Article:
I’ve been professionally tasting for over 20 years and have some top tasting tips for you. The perception of flavour is actually more about smell. Sounds odd, but the taste buds in the mouth are only capable of fairly basic perception (i.e. salt, sweet, sour, bitter and umami) so around 90% of flavour perceptions is produced by aromatic compounds hitting around 400 scent receptors in our noses. We all have different abilities to detect certain aromas and therefore “flavours”. Genetic studies have shown that on average we only have around 70% scent receptors in common.
Beer Tasting Aromas
Aromas themselves can be made up of a combination of aromatic compounds that can cross react to enhance or subdue perceived flavours. When tasting, you are trying to identify these compounds from a complex mixture i.e. beer. Complicated stuff! But my point is that you shouldn’t feel that someone else can taste better than you, everyone will be perceiving the beer slightly differently and everyones view is equally valid.
Beer Tasting Descriptions
Descriptions can often alienate people when you can’t taste or smell beers in the way they have been described. As mentioned above, this is not a problem and the descriptions are only a record of how that beer was on that day to that person. I have included the ThirstBourne Tasting Notes to provide a consistent tasting guide to all the beers that we have on offer. If you choose to do your own tasting (see below) then you can also use our notes as a comparison and share your findings – it is fascinating that the same beer can be perceived in so many different ways.
Weirdly, tasting beer is very different to drinking beer and is more difficult than it sounds. When drinking beer, most people will only analyse the beer to the level of “do I like it or not” – myself included. But if you ask yourself the question “what in particular do I like about it?” then this is a more difficult question to answer. To delve a bit deeper, you need to separate out the attributes of the beer, namely appearance, aroma, flavour and mouthfeel. By looking at these factors individually, you will find that you will analyse the beer to a greater depth.
8 Beer Tasting Tips
I have attached our tasting sheet that you are welcome to download should you want to have a go. You can do this on your own or as a group. If you are doing it as a group you will notice the range of different observations that a single beer can get. If you are in the infuriating position where you just can’t put your finger on a particular aroma then it really helps to discuss it and that in itself is quite entertaining.
There are a number of ways of performing testing but we’re here to have some fun so have opted for a less formal approach. The way that we did the tasting is as follows:
N.B. Try not to read the other descriptions before you start as these can influence your assessment.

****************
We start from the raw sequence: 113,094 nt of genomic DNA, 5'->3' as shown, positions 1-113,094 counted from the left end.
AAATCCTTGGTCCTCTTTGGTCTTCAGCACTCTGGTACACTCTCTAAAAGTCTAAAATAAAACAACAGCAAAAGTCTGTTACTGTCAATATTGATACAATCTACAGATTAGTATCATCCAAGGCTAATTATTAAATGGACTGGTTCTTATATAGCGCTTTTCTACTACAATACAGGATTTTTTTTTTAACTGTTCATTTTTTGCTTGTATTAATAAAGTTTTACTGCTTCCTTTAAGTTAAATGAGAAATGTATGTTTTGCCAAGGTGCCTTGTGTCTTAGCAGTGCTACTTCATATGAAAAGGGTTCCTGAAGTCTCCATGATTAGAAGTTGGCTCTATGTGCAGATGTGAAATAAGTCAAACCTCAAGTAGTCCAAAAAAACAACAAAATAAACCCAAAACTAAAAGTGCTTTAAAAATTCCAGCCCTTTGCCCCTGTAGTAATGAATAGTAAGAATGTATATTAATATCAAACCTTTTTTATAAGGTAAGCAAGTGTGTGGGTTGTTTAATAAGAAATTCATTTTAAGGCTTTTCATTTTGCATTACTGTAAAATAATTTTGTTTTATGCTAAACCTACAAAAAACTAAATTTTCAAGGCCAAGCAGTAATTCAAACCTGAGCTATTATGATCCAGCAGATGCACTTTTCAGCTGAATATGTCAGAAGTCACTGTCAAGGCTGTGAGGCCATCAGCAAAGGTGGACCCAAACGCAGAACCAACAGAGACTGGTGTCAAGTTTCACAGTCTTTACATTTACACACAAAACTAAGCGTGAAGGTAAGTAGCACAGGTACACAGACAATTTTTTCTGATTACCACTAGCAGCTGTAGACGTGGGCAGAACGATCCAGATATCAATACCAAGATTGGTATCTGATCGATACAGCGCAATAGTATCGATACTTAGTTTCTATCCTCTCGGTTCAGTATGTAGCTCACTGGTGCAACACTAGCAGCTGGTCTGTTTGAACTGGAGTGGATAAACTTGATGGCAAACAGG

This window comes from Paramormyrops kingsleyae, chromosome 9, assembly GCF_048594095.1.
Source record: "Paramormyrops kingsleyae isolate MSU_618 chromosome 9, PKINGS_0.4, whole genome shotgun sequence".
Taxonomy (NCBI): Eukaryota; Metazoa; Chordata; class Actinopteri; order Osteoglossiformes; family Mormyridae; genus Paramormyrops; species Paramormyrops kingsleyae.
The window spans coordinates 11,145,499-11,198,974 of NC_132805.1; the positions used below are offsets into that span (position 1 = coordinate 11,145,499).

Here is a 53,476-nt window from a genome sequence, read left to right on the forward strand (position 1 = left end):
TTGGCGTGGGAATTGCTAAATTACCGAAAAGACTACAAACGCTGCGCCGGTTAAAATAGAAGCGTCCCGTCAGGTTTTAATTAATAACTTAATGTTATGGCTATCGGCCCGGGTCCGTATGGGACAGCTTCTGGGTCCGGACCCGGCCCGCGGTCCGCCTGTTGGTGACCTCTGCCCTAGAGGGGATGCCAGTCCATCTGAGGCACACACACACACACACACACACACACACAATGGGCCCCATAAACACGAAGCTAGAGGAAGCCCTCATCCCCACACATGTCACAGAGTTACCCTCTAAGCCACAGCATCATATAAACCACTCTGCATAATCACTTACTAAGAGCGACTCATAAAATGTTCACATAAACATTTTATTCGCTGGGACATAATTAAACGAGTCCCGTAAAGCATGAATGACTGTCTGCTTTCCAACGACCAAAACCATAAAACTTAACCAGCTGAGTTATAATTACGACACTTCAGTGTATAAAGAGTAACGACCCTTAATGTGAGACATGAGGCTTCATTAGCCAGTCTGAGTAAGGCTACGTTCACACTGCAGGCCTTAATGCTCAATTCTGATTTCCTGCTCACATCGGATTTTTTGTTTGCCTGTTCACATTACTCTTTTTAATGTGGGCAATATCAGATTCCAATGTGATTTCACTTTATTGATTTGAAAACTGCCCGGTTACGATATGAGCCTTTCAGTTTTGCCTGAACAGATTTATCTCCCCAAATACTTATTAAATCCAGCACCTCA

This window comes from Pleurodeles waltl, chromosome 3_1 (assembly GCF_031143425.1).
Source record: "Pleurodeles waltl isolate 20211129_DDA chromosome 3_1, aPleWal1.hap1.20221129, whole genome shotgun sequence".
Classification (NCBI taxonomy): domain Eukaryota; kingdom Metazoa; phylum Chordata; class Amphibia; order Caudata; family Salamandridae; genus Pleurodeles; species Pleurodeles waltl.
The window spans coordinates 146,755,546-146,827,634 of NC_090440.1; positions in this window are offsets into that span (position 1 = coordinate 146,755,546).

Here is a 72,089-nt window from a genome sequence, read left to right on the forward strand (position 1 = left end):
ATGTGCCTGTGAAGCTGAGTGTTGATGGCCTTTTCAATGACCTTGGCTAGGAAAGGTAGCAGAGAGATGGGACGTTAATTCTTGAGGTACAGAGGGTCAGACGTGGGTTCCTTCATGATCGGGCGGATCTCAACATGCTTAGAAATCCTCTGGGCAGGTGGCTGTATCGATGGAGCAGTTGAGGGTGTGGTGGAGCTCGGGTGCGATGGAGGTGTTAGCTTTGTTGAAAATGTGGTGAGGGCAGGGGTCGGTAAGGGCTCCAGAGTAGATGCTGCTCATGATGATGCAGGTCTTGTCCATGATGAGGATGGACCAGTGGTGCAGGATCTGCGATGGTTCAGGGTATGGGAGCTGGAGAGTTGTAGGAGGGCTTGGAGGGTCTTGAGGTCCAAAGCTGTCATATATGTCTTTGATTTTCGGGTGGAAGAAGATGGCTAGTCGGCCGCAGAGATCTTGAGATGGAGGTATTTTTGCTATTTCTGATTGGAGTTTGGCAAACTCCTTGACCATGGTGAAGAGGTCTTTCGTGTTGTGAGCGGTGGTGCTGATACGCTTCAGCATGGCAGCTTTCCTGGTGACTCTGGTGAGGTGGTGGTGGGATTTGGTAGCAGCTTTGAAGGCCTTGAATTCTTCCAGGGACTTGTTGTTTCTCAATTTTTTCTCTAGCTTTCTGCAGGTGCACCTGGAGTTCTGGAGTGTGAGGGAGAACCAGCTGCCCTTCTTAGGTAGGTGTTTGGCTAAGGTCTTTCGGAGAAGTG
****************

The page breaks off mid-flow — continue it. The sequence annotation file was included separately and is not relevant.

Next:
- Get the beer to the right temperature (chilled for the American style IPAs, Cellar temperature for ales (10°C to 15°C)). If storing bottle conditioned beers in the fridge remember to store them upright.
- Print out the tasting sheet and read through it. No need to memorise it – just so you know where the different parts are.
- Open and pour in to a wine glass to about 1/3rd full being careful not to disturb the sediment in bottle conditioned ales.
- Work through the appearance section of the sheet circling the appropriate attributes as you go.
- Aroma is the most complicated part – To analyse the aroma there are a couple of different techniques that can help.
- Firstly waft the glass under your nose no closer than 6 inches. This gives a long range smell and can help to identify aromas that are overpowered when you eventually get your nose closer.
- Put your nose in the glass and give it a good sniff.
- Place your palm over the top of the glass and give it a swirl (try to make the head froth up a bit). Then lift your palm and you should notice that the aromas are intensified.
- Take a drink, swallow and then breathe out through your nose.
- Record your thoughts by circling the common aromas or if it is not listed (or more specific e.g. grapefruit) then record this also.
- Taste the beer and see if any flavours jump out at you – if not, read through flavour and aftertaste section to see if this helps stimulate some thoughts. Determine how sweet it is and how bitter it is.
- Mouthfeel – work through the sheet to record how the beer feels in the mouth. Is it thin and watery or thick and syrupy? Is it flat or fizzy etc?
- Record your overall impressions.
You may also notice the character of the beer changes over time. This is due to the more volatile aromatics evaporating along with some oxidation. If a beer seems to be overpowering or confusing then leave it for a couple of minutes and reassess. Anyway I hope you find this fun, but if not, drinking it because you like it is always the most important thing. Having an appreciation for the aromas and tastes can then develop into thinking about food pairing. We will be looking at introducing this at ThirstBourne in the future.